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Former Supreme Court Judges Warn UK Arming Israel May Break International Law

Protesters seen wearing masks of Benjamin Netanyahu (L), David Cameron (C) and Rishi Sunak (R) while raising their hands covered in fake blood during the demonstration. Pro-Palestinian supporters and human rights activists continue to demonstrate in London. They call for the UK Government to support a sustainable ceasefire solution for the Israel-Gaza War. (Photo by Hesther Ng / SOPA Images/Sipa USA)(Sipa via AP Images)

More than 600 legal professionals, including three former Supreme Court judges, signed a letter on Thursday requesting the UK to stop selling weapons to Israel due to the worsening situation in Gaza. The letter accuses the UK of potentially breaching

More than 600 legal professionals, including three former Supreme Court judges, signed a letter on Thursday requesting the UK to stop selling weapons to Israel due to the worsening situation in Gaza.

The letter, spanning 17 pages, accuses the UK of potentially breaching international law by continuing its arms trade with Israel, citing a possible risk of genocide in Gaza as indicated in a preliminary ruling by the International Court of Justice.

In the letter, the experts argue that stopping the sales could put significant diplomatic and political pressure on Israel, especially as its actions in Gaza come under global scrutiny. One of the notable signatories is a former Supreme Court president, who supports taking Lady Halemeaningful measures to prevent the UK from being involved in potential violations of international law.

The plea for action comes as Prime Minister Rishi Sunak faces mounting pressure, particularly following the recent deaths of seven aid workers in an Israeli air strike.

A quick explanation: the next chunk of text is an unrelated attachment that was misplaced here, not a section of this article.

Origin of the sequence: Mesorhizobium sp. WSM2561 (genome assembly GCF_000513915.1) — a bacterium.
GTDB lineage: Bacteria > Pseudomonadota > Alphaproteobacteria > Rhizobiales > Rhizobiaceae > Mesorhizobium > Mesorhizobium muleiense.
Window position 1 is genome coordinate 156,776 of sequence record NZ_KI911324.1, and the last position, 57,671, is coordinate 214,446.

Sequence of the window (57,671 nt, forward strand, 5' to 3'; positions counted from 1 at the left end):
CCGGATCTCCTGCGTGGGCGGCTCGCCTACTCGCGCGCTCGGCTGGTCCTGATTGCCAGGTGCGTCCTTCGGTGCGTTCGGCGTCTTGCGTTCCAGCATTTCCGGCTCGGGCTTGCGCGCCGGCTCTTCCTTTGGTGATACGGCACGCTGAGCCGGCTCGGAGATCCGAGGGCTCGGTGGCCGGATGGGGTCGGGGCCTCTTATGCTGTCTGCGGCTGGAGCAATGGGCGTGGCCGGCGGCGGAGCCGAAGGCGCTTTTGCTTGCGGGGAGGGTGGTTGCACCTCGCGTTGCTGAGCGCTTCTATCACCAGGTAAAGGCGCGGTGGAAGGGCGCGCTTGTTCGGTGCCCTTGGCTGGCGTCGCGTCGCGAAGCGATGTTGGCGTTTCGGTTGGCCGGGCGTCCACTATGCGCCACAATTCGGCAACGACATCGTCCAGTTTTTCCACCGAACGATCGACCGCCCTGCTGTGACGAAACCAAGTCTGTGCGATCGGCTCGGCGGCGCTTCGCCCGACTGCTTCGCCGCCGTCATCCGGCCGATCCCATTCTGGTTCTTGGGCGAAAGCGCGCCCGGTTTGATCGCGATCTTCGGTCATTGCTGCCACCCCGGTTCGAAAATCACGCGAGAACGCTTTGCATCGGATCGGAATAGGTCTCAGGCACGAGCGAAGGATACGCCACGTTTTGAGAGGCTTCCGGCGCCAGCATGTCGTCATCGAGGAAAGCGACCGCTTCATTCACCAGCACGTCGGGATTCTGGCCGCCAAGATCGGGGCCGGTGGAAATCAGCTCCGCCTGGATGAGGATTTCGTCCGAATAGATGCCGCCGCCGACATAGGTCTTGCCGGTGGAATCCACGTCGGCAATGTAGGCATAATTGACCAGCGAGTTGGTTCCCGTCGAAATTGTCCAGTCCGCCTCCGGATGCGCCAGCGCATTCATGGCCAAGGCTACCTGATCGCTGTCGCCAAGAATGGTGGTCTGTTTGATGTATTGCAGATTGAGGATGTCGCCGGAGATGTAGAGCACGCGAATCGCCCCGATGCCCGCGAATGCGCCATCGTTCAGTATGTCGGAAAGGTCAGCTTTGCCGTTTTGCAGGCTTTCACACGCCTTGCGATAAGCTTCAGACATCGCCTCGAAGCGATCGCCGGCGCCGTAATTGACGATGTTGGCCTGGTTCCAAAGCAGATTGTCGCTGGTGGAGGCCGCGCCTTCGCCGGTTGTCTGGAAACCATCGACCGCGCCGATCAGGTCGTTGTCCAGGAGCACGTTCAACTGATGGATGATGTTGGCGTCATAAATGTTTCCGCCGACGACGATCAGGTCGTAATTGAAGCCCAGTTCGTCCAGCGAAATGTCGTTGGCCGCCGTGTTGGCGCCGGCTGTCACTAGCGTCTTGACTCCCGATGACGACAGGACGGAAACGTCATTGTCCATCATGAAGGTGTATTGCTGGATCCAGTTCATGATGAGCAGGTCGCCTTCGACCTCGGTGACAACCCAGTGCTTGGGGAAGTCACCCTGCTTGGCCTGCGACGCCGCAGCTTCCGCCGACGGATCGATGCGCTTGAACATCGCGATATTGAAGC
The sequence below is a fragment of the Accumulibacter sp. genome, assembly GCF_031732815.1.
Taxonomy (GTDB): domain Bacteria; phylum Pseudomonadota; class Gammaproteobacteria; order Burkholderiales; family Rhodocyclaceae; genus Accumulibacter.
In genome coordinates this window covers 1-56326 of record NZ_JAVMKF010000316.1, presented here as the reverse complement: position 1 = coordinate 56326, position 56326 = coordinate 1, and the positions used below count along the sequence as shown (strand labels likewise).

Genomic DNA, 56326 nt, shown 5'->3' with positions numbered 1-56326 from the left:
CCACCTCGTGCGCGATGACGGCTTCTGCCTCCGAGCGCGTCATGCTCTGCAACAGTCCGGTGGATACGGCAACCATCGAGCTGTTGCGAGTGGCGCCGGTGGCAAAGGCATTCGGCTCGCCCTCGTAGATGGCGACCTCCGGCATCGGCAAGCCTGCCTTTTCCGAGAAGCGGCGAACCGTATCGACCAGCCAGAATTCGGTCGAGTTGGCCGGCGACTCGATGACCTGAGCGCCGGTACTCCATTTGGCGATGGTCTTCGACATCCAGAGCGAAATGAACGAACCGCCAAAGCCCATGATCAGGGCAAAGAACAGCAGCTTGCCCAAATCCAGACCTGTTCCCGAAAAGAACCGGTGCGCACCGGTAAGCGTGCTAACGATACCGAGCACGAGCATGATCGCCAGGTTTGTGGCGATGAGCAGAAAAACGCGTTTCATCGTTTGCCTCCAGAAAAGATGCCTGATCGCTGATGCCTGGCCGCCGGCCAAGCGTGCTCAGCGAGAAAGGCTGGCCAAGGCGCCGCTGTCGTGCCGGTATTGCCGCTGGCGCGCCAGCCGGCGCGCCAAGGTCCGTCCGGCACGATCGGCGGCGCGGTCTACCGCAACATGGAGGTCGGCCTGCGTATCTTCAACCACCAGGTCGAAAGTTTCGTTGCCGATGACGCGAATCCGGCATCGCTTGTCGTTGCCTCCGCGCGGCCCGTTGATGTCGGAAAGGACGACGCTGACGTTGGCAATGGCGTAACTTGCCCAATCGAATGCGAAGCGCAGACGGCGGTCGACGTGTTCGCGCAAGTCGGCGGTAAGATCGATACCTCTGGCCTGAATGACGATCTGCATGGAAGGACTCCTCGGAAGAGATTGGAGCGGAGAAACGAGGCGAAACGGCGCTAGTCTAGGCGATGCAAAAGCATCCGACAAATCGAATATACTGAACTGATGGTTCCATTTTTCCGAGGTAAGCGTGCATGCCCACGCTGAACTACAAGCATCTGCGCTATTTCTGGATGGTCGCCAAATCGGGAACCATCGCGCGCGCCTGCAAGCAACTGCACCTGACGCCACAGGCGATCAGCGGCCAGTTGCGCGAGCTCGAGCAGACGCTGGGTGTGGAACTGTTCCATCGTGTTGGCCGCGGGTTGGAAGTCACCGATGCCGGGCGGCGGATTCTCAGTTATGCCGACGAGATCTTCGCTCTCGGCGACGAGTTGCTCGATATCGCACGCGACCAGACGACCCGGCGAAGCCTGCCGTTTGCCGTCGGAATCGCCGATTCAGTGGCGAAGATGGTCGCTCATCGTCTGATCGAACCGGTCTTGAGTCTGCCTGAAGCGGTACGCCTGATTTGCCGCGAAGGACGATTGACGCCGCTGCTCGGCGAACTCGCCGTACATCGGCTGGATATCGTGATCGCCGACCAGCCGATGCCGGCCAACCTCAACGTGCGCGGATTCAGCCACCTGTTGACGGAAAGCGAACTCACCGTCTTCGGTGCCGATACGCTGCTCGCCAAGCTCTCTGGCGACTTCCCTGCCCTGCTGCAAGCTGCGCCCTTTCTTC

In an interview with the BBC, former Supreme Court judge Lord Jonathan Sumption detailed the rationale behind the letter's argument and his decision to sign it:

I thought that it was a persuasive and moderately expressed letter, which makes some very important points that the UK government seems to be losing sight of. The most important point is that Article 1 of the Genocide Convention requires states to do what they can to prevent genocide. Now, it hasn’t yet been determined whether what the Israelis are doing is genocide. The ICJ, International Court of Justice, is considering that issue. But they have already ruled that there is a plausible case that that is what is going on in Gaza. And it seems to me that if you have a duty, as we do, under international law, to prevent genocide, and there is a plausible case that that is what is happening, you should do what you can to obstruct it.

In a controversial development, the deaths of seven aid workers, including three Britons, in Gaza have led to increased calls for a review of the UK's arms export policies. Sunak has called for an independent inquiry into the strike, while Israel denies accusations of genocide and assures its own investigation into what Prime Minister Benjamin Netanyahu termed an "unintended" tragedy.

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